In every Asia-Pacific country where SIM works, we are faced with an urgent need for trained leaders with an understanding of the current global and mission realities. (Hence the need for travel and to host regional and global meetings.) We needed them even yesterday, which is too late now. But, today and in the near future is our hope for the unreached, the lesser-reached and the difficult-to-reach, if we can develop more such leaders. At this moment, we are forced to be on a largely stand-by mode while waiting and watching the opportunities to advance the gospel pass us by.”


Beverly Crowder, SIM South Sudan

When Chris and I were being considered for director, Dave and Nicki flew to meet with Chris, myself and two colleagues that would make up the South Sudan leadership team with us. Dave and Nicki spent three days and two nights trying to form a thorough plan for management and to look at personality styles and conflict resolution styles. They were so thorough and realistic. They were also very transparent to aid in how to set good boundaries and to continue to strengthen a marriage despite the demands of leadership.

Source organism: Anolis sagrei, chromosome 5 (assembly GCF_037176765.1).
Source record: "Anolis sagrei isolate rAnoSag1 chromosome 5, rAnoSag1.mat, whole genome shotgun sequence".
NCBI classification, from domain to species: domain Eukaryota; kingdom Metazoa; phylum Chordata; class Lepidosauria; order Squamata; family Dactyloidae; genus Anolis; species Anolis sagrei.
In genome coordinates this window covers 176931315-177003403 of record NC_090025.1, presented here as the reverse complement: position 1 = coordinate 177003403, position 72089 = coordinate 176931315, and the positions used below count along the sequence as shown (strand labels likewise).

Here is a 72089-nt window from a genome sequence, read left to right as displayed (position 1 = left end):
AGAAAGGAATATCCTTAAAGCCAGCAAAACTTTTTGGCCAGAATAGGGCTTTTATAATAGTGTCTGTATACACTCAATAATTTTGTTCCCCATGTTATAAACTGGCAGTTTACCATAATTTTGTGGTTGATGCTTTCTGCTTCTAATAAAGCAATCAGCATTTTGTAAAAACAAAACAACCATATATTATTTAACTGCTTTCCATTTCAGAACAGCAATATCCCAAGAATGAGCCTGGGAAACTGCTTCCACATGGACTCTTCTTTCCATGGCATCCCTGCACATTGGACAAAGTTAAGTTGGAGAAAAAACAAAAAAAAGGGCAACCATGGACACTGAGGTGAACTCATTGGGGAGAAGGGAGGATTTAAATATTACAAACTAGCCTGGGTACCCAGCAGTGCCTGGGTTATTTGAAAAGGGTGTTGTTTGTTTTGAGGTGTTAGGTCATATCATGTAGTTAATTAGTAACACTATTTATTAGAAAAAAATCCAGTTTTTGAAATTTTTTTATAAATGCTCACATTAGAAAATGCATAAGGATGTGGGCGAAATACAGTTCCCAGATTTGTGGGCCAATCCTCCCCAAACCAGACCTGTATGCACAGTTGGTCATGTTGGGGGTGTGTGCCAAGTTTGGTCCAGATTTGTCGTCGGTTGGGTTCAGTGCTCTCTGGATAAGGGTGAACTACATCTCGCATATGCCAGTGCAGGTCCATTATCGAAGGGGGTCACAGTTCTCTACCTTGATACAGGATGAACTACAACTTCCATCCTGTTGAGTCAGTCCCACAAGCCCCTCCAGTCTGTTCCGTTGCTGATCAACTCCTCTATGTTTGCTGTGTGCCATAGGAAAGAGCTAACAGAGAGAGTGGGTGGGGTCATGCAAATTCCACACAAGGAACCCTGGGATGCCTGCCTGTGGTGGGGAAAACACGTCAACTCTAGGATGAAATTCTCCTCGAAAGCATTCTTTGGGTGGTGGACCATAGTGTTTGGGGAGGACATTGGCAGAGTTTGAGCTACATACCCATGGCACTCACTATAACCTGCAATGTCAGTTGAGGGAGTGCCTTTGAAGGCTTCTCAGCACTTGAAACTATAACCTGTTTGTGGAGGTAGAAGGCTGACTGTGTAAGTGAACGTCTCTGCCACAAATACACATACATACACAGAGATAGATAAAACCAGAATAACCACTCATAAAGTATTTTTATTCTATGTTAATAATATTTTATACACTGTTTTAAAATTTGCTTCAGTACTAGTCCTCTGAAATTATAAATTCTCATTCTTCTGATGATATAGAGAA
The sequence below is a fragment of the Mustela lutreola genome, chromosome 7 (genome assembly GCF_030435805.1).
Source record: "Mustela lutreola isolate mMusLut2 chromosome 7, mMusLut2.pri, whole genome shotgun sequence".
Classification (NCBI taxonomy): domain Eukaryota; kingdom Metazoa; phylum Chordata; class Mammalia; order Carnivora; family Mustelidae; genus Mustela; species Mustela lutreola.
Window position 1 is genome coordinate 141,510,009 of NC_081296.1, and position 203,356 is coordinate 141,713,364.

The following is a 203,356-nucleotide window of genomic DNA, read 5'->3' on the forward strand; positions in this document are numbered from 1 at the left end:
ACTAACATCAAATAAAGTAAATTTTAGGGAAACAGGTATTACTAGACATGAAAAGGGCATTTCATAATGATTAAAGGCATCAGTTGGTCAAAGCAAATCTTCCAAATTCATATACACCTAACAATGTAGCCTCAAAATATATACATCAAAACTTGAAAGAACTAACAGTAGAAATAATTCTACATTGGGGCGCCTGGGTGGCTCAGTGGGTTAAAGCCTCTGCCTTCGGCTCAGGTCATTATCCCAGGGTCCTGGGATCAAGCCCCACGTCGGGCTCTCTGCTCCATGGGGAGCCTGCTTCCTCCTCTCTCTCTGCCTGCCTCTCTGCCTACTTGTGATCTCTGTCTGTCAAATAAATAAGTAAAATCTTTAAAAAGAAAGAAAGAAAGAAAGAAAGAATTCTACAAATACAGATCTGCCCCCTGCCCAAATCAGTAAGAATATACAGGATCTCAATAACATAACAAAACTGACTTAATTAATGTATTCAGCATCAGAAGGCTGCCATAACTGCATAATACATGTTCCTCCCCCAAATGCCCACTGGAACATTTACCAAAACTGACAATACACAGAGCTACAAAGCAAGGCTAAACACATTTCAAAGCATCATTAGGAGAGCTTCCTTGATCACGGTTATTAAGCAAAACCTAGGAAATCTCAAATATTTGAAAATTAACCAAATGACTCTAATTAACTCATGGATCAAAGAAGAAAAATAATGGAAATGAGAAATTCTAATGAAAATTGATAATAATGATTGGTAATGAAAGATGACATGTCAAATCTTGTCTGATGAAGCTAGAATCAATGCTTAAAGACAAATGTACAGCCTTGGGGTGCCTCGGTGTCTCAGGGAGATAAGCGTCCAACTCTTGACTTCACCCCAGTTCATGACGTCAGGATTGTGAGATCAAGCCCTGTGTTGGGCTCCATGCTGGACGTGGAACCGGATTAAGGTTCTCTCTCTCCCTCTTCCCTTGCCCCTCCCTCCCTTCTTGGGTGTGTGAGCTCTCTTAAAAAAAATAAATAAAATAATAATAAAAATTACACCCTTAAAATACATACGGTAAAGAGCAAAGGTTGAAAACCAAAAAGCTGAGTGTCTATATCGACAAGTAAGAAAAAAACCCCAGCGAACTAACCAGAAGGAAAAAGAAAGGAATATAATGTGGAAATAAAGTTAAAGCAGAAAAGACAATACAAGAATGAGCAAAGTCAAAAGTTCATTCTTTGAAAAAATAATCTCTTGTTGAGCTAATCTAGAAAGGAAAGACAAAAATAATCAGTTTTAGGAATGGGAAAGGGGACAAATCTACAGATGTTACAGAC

Dave has been mentoring Chris and myself on a regular basis. He has walked hand-in-hand with Chris to help him clarify and share the vision of the team with the team. He infuses integrity and strength and godliness into each conversation and strategy for extending the kingdom. He is very real and personal and never tires of focusing us toward the gospel and team focus. He also comes with a family focus. He loves our children and they love him.